I always use a padlock in my coupler and a locking pin in my hitch along w/ cotter pins to hold the clips closed on my WDH. One time I hauled a uhaul car hauler that closed around the ball w/ a screw/nut type set up and no way to lock it. It drove me nuts worrying the entire trip. I agree the internet and more specifically this site is a wonderful source of info on safe towing. I have learned so much here and still continue to learn every day. I greatly appreciate those that have helped me along the way and I try to help others where I can.
2014 Silverado 3500 Duramax, SRW, Crew Cab, 4WD
2014 Palomino Sabre 34REQS
2011 Crossroads Zinger ZT26BL - sold after 3 1/2 yrs and 76 nights camped in it!
I don't use a lock on my hitch, just a safety pin type. I used to lock the trailer on but then I watched two people try to get a bass boat off the hitch and pushed away from a burning truck. The key was on the key ring still in the ignition switch inside the burning cab. Truck and the front of the boat burned. I do lock the hitch when not moving.
I guarantee you that most of the people you see running without the pin don't know there's supposed to be a pin there. They didn't have anyone to show them. They didn't read the instructions.
Most of the rest are rebels and pioneers who rail against anyone telling them they have to do something "for safety." They've never had a problem, so they don't feel the need for more "safety."
A few surely forgot.
If there is "supposed to be a pin there", why wasn't it furnished with the hitch?
I have one trailer (flatbed), which I purchased a couple years ago, that came with a pin.
The hitch on my boat trailer came with a pin, but I just recently purchased it (the hitch), as well. The hitch that was put on the trailer in 1970 had no pin.
The hitch on my horse trailer has no pin, and no place to put a pin. It is probably 30 years old. Maybe more. It is the sliding lock clamp type forged iron "Bulldog" type hitch, very similar to the one on the flatbed trailer.
Most of the trailers I had long ago had the hand wheel type hitches that had a "safety latch" to keep the wheel from turning and coming loose. No pin, and no place to put a pin. I still see one of those things now and then.
There was also a sliding latch type that had no pin. I still see them occasionally, too.
Some older hitches just don't have any provision for a "safety pin"!
CM1, USN (RET)
2002 Fleetwood Southwind 32V, Ford V10
Toad 1: '06 PT Cruiser, Kar Kaddy dolly
Toy (and Toad 2): 2001 Dodge QC SWB, 360 Magnum, Auto, 4X4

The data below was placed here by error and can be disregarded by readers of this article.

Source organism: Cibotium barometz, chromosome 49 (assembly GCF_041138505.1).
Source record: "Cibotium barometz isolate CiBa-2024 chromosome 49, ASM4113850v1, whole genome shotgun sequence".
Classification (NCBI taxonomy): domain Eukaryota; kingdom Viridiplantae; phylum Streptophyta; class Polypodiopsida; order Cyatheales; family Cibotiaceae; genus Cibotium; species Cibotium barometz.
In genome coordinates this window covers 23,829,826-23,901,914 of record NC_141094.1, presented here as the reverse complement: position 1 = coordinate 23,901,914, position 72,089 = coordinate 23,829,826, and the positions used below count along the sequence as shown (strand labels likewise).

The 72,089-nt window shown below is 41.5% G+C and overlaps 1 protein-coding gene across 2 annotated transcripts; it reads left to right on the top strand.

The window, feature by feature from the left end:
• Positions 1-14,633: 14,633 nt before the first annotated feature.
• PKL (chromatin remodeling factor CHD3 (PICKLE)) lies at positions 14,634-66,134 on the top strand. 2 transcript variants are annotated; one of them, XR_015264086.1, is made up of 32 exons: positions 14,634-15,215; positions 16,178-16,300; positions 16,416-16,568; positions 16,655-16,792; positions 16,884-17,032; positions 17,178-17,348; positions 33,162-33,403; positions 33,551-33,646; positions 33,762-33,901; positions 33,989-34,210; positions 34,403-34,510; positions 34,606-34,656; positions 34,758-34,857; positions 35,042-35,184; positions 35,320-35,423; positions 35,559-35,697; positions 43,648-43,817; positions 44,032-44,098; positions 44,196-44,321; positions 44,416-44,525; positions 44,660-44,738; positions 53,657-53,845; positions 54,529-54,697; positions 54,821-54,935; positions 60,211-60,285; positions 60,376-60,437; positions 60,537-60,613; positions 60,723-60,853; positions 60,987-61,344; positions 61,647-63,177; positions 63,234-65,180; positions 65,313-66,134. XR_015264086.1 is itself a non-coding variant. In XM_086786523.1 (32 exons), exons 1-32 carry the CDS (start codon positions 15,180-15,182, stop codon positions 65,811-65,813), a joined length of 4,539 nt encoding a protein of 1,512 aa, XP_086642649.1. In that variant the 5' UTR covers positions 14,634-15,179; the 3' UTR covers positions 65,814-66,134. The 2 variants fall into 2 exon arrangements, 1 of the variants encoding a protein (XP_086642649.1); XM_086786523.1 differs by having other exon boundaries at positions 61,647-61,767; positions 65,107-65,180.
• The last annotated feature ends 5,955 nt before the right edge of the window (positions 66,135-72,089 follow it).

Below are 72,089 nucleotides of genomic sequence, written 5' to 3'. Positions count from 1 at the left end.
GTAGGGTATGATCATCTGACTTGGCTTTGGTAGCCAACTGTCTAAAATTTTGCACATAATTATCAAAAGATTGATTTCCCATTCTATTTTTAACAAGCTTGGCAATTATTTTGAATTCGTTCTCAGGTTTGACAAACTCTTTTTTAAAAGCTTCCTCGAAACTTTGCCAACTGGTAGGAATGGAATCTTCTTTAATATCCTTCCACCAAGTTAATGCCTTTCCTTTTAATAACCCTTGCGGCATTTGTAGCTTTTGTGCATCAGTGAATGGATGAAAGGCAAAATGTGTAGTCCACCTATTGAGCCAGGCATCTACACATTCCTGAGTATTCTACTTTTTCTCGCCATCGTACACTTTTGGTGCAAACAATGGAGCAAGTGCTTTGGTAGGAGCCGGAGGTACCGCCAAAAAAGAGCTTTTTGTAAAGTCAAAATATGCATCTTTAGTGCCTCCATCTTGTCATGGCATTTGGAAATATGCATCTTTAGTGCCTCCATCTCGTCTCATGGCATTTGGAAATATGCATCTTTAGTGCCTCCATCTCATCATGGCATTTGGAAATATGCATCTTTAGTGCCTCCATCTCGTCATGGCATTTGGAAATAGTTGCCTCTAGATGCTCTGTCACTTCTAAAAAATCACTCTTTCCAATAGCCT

"When seconds count, help is only minutes away!"
I always use a pin in the coupler latch, and a pin in the hitch receiver. Why would anyone NOT use a pin in both those locations???? That's just stupid, as well as unsafe.
I too use a pin in both locations. When I was younger I was stupid and didn't use a pin on a boat trailer latch. Was in a hurry to get the boat back to the lake. You guessed it, came unlatched and bounced off the ball. Thank goodness for the safety chains. Got a few dents and scratches in the tail gate of the truck. Lesson learned, always use a pin in the coupler latch! LOL
...I used to lock the trailer on but then I watched two people try to get a bass boat off the hitch and pushed away from a burning truck...
I've heard this one many times, and it always makes me wonder how I'd react in this type of situation. I've personally seen how quickly an RV can burn to the ground (but that's another story), and I'm not sure I want to be standing near the engine of a DP that's on fire, trying to unhitch a trailer or a toad.
But I remember a time many years back that I was riding down the highway with my parents in their RV (a front engine gas coach) and the transmission blew. As we were coasting off the highway my brother came over the CB radio (he was behind us) to tell us we were on fire. Apparently the trans fluid hit the hot exhaust manifold and burst into flames. My dad quickly got us over to the shoulder of the interstate, and as my mother and I bailed out and ran for cover my dad grabbed a fire extinguisher and put the fire out.
I remember my mom yelling at him - "Get away from it - it's insured - it's not worth you getting hurt". And of course, my dad's response "But my toys are attached!"
In that case, he was able to get the fire put out safely. But I've wondered if things had gone differently - like a in a rear engine DP - would I want to be standing right next to the enigine bay trying to detach whatever I was towing?
2003 Country Coach Intrigue, Cummins ISL 400
Toad: 2006 Jeep Wrangler Unlimited (LJ) toad, with just a few mods...
Other rig: 2005 Chevy Silverado 3500 Duramax Dually / Next Level 38CK Fifth-wheel Toy Hauler w/ quads, sand rail, etc...